Straight violin bows are vital to getting a beautiful sound. If you are struggling to make that happen, learn this simple technique to use during practice time.Read More
Today, like pretty much every day, was just 'one of those days.' I had a sick kid home from school, the laundry room was backed up from the 3 day weekend, piles of papers that I was sorting through (or meant to anyway) cluttered the counter, but I was determined to practice my violin.
Trying to keep that New Year's promise to myself of practicing more consistently, I set my timer for 20 minutes and tighten my bow. For some reason I often think of tightening my bow to be the equivalent of lacing up my running shoes, and inevitably the "Rocky" theme music begins to play in my head. Feeling pumped, I grab my Carl Flesch scale system book and hit start on the timer. Out of the gate, I am running my fingers up three octave scales with the metronome keeping my time. Adding notes per beat with each repetition, my aim is quicker lighter speed. I keep my breath relaxed and focus on my intonation. My son races toy cars back and forth in front of my feet, I watch him but my ears are focused....I'm listening for matching octaves and even bows, I'm listening to make sure my notes are in sync with the beat. For 5 minutes E major scale consumes my hands and head.
Without much thought I transition into arpeggios and let my bow slow down. Staying relaxed I turn my focus towards clean light shifts. Arpeggios give variety to scale practice, I can almost feel my moods change with every new arpeggio. Arpeggios keep up my confidence in position work, and shifting. I remind my back to straighten but not strain. Everything is relaxed and I breath. Arpeggios are yoga for my fingers and mind.
My son is bored with cars, without skipping a beat I hurry to the art cupboard and pull out coloring supplies. He is happy and so am I.
Racing back to my music stand I trade Carl Flesch for William Starr. Starr's amazing book is filled with variations on Suzuki Melodies designed specifically for improving techinique in vibrato, double stops, chords, finger action, and bowing techniques. Today I choose Vibrato. Using the reflection of my window, I watch my hand to make sure it is moving in an even, relaxed, wide, slow vibrato. I play half notes and focus on the ending and starting of each note. I play through the simple 2 line song once. The second time through I play light with my left hand and heavy with my right hand. My brain is challenged to divide it's power so unevenly.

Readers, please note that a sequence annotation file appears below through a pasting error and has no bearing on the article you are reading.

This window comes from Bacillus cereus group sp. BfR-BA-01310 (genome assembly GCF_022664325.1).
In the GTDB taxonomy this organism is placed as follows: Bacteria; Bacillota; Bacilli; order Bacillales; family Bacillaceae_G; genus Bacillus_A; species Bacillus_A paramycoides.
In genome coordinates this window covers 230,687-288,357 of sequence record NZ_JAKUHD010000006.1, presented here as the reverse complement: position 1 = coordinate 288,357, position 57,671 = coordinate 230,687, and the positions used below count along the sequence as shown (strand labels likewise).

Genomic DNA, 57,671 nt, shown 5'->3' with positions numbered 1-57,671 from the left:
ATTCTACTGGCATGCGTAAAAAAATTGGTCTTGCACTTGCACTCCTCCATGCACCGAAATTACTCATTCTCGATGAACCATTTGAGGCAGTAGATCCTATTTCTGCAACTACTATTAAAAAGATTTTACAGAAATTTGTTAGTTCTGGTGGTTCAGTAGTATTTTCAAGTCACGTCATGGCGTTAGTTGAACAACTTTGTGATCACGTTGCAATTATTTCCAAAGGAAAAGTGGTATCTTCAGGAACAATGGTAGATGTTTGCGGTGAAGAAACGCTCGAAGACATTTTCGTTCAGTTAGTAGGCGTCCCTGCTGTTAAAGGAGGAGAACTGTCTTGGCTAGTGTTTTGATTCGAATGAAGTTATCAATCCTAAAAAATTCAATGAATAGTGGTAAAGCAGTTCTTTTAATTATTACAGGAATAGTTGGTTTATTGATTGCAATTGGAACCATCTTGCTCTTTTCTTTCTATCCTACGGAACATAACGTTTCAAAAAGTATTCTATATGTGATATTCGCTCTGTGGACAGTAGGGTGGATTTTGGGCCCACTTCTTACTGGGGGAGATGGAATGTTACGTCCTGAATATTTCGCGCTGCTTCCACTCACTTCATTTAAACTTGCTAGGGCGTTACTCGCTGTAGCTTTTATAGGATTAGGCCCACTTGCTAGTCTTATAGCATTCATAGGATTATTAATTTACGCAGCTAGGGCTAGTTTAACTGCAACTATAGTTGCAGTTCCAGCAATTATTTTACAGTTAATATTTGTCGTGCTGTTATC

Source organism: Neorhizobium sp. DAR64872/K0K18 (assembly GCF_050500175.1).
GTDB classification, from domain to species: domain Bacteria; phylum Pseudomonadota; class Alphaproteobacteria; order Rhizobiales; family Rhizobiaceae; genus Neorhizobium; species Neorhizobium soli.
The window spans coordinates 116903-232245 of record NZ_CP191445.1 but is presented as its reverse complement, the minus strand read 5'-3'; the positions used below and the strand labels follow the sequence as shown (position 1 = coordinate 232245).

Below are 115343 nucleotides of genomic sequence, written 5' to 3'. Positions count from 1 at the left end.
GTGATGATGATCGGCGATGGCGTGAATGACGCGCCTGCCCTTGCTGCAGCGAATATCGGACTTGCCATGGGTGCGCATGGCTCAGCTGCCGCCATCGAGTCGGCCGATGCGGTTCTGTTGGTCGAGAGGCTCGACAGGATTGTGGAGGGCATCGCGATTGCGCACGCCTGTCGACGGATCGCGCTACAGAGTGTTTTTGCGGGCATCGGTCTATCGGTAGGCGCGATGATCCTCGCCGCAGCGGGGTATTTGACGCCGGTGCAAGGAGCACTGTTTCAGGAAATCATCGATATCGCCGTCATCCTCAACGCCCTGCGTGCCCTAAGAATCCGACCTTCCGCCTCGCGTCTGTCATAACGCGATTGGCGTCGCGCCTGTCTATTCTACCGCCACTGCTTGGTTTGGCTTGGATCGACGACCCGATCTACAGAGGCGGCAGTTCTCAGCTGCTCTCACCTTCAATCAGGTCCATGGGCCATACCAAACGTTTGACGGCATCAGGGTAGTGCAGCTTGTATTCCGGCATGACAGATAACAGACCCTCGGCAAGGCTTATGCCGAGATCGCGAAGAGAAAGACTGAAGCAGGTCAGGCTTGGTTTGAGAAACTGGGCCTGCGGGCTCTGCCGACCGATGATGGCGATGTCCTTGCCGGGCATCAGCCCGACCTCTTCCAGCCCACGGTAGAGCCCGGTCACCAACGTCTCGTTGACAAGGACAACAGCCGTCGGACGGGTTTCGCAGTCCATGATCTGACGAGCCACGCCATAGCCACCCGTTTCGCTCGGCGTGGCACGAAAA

Checking my timer, I have 7 and a half minutes left. Just enought time to run through the 2nd movement of the Franck Sonata.
I think I'm in love.
I play through the movement like I would perform it. Dynamics and intense vibrato lace the powerful swells and romantic mood swings of this piece. I picture myself performing it and my adrenaline surges. I finish and my timer beeps 10 seconds later. I'm not sweaty and puking in a bucket like you might see after a 5k but my heart is racing and I feel amazing. I glance at my son, he is still coloring on his paper and not the table or walls....I count that as a double win.
Whatever time you have to practice today is enough for today. When life hands you craziness, set your timer for 20 minutes and tighten your bow, you'll be glad you did...always!
My 20 Minute Go To Books
Here's an example of how I divided my 20 minutes. It has worked pretty good for me. Feel free to modify to fit your needs. Disclaimer* I didn't include the minute it took to get the crayons out for my son. There were also a couple of moments here and there that I had to fish his car out from under the counter for him, that's just life.
20 Minutes of Practice Time
These vibrato exercises are pretty life changing in a daily sort of way. Full videos, and descriptions explain fully how to perform them. I love that you can use them from beginniner violinist to advanced.Read More